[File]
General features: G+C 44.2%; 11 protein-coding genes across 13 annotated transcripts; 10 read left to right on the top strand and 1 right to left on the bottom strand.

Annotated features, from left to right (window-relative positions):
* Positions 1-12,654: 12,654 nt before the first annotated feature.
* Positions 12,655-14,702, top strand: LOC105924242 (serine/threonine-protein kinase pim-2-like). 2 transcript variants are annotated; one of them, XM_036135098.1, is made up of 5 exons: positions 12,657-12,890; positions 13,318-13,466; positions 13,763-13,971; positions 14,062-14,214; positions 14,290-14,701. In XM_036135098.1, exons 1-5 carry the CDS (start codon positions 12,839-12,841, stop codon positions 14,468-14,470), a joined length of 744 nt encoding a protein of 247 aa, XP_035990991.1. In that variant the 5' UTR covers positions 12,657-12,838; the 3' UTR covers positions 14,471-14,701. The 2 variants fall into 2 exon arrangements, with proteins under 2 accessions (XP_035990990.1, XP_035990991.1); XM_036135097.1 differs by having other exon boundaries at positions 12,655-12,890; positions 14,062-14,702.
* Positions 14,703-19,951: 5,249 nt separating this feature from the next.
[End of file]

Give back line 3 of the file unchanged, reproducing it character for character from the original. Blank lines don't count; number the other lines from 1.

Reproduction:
* Positions 1-12,654: 12,654 nt before the first annotated feature.